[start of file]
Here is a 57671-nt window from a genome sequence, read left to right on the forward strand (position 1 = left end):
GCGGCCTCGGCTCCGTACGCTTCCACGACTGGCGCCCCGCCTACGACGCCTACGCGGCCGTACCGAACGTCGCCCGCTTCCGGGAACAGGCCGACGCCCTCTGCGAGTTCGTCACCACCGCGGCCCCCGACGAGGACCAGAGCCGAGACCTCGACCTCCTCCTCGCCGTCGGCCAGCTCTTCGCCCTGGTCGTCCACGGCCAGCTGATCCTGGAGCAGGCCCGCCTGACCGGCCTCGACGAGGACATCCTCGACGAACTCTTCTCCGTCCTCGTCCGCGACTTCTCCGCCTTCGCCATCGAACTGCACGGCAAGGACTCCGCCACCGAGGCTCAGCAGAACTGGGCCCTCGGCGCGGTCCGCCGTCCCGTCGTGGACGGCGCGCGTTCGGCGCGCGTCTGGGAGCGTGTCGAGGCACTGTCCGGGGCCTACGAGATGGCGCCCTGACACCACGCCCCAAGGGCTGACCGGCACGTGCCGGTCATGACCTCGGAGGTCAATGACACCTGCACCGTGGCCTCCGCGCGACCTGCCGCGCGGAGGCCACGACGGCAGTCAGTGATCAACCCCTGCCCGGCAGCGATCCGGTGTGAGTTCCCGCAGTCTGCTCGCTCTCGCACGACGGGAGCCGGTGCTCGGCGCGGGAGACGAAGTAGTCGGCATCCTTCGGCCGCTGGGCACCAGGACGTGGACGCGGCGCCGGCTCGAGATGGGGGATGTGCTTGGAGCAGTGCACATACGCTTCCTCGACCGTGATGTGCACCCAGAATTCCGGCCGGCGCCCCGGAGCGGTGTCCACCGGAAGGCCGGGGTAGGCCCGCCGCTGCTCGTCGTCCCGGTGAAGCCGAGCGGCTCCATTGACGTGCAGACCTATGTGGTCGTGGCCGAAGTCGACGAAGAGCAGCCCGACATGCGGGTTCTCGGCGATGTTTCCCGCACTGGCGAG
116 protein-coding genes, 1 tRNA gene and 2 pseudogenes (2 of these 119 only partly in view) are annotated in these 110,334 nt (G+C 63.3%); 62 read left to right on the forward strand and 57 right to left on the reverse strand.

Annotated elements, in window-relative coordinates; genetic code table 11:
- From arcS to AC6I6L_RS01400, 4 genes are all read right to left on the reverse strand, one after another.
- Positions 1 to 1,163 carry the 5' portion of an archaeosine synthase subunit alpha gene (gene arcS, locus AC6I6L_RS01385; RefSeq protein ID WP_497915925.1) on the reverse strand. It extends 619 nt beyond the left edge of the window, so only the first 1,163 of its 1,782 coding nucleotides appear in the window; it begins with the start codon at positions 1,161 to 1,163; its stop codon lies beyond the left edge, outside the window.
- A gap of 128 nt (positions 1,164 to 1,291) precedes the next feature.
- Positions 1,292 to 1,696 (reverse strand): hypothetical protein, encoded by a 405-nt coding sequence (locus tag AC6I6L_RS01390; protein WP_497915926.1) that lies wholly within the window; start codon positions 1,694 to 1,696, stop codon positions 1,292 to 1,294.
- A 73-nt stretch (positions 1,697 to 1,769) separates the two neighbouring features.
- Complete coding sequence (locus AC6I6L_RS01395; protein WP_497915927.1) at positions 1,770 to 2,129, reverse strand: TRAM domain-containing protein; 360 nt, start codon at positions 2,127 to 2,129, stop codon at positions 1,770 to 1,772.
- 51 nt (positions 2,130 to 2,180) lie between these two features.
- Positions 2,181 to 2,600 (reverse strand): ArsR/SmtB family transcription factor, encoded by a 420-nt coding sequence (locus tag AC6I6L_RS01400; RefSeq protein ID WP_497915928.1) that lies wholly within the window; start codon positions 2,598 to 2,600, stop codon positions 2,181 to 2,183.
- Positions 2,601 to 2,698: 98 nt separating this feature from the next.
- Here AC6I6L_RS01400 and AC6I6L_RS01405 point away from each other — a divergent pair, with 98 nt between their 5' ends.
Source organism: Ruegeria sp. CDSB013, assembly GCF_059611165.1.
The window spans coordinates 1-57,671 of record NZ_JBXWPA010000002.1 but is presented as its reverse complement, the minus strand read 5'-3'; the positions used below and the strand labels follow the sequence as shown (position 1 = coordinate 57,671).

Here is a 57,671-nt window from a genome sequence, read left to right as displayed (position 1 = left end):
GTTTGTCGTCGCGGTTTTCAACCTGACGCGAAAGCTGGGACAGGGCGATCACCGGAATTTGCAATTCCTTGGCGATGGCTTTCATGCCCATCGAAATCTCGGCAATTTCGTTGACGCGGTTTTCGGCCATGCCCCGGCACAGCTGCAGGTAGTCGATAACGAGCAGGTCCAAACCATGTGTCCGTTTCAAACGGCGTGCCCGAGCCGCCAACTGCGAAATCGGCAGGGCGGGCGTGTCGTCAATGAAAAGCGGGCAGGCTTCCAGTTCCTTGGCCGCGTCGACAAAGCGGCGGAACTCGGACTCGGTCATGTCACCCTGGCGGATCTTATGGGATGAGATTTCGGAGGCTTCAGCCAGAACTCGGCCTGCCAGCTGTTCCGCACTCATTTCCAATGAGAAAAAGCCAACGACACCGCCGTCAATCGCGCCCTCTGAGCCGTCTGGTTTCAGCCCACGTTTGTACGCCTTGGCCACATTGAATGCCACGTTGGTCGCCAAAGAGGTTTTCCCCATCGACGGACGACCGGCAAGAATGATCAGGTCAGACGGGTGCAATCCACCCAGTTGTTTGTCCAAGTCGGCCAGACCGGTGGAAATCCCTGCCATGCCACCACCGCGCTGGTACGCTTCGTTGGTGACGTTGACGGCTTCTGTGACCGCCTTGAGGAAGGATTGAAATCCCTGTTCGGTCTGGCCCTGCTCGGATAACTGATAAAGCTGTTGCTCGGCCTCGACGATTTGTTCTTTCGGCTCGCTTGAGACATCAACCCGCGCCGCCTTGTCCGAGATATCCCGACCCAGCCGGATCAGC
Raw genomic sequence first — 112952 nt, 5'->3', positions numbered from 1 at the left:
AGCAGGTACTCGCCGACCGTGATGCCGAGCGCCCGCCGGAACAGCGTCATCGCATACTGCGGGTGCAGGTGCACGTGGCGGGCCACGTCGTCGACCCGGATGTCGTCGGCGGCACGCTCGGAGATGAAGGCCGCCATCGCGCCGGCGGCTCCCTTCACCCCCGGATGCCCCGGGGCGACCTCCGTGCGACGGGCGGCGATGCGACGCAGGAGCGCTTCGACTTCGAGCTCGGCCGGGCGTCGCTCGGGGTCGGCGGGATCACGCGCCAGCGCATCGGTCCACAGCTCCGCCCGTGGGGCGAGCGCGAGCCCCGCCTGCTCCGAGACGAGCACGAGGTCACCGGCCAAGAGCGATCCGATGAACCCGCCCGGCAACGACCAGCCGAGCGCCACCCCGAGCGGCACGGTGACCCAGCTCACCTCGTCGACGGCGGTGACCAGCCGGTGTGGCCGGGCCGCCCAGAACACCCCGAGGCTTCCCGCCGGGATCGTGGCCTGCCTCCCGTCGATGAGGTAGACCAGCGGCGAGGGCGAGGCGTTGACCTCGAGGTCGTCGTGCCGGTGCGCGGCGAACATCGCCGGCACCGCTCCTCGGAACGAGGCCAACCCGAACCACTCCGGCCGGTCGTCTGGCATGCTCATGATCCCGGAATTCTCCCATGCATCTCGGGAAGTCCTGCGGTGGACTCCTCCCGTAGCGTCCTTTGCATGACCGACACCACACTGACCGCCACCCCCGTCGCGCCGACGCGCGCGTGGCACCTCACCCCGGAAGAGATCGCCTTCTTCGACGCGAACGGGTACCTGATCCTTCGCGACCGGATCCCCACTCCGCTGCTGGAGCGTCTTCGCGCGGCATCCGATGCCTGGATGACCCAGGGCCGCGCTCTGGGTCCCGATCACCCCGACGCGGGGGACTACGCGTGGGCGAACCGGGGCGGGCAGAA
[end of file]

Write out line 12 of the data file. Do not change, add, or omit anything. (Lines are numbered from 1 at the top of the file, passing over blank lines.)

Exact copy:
- Positions 2,181 to 2,600 (reverse strand): ArsR/SmtB family transcription factor, encoded by a 420-nt coding sequence (locus tag AC6I6L_RS01400; RefSeq protein ID WP_497915928.1) that lies wholly within the window; start codon positions 2,598 to 2,600, stop codon positions 2,181 to 2,183.